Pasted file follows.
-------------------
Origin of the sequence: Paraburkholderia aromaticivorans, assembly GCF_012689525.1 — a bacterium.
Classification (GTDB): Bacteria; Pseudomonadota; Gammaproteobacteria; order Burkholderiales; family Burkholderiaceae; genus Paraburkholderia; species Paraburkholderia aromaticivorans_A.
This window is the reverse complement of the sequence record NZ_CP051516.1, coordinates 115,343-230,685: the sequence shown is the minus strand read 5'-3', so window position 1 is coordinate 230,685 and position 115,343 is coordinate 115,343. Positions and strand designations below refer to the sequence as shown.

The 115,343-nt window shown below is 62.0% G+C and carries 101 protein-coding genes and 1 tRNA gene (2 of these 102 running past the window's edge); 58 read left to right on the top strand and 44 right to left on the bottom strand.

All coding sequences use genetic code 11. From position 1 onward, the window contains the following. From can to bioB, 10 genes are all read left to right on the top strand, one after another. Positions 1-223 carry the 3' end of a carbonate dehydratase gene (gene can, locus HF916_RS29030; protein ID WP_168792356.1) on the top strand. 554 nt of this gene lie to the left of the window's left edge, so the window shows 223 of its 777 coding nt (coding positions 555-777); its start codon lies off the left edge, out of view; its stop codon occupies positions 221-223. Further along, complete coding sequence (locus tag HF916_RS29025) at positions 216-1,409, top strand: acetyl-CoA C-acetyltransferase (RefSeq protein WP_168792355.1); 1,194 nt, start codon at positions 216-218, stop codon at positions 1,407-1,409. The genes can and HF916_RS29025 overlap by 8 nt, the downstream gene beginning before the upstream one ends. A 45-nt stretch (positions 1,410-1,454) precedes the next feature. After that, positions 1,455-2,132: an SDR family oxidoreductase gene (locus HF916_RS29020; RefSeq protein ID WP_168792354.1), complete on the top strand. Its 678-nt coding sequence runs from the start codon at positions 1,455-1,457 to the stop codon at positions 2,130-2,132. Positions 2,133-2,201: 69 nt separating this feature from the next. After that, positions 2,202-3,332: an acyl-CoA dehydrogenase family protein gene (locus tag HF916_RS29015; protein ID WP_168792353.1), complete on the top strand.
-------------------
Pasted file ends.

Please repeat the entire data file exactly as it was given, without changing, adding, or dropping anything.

Origin of the sequence: Paraburkholderia aromaticivorans, assembly GCF_012689525.1 — a bacterium.
Classification (GTDB): Bacteria; Pseudomonadota; Gammaproteobacteria; order Burkholderiales; family Burkholderiaceae; genus Paraburkholderia; species Paraburkholderia aromaticivorans_A.
This window is the reverse complement of the sequence record NZ_CP051516.1, coordinates 115,343-230,685: the sequence shown is the minus strand read 5'-3', so window position 1 is coordinate 230,685 and position 115,343 is coordinate 115,343. Positions and strand designations below refer to the sequence as shown.

The 115,343-nt window shown below is 62.0% G+C and carries 101 protein-coding genes and 1 tRNA gene (2 of these 102 running past the window's edge); 58 read left to right on the top strand and 44 right to left on the bottom strand.

All coding sequences use genetic code 11. From position 1 onward, the window contains the following. From can to bioB, 10 genes are all read left to right on the top strand, one after another. Positions 1-223 carry the 3' end of a carbonate dehydratase gene (gene can, locus HF916_RS29030; protein ID WP_168792356.1) on the top strand. 554 nt of this gene lie to the left of the window's left edge, so the window shows 223 of its 777 coding nt (coding positions 555-777); its start codon lies off the left edge, out of view; its stop codon occupies positions 221-223. Further along, complete coding sequence (locus tag HF916_RS29025) at positions 216-1,409, top strand: acetyl-CoA C-acetyltransferase (RefSeq protein WP_168792355.1); 1,194 nt, start codon at positions 216-218, stop codon at positions 1,407-1,409. The genes can and HF916_RS29025 overlap by 8 nt, the downstream gene beginning before the upstream one ends. A 45-nt stretch (positions 1,410-1,454) precedes the next feature. After that, positions 1,455-2,132: an SDR family oxidoreductase gene (locus HF916_RS29020; RefSeq protein ID WP_168792354.1), complete on the top strand. Its 678-nt coding sequence runs from the start codon at positions 1,455-1,457 to the stop codon at positions 2,130-2,132. Positions 2,133-2,201: 69 nt separating this feature from the next. After that, positions 2,202-3,332: an acyl-CoA dehydrogenase family protein gene (locus tag HF916_RS29015; protein ID WP_168792353.1), complete on the top strand.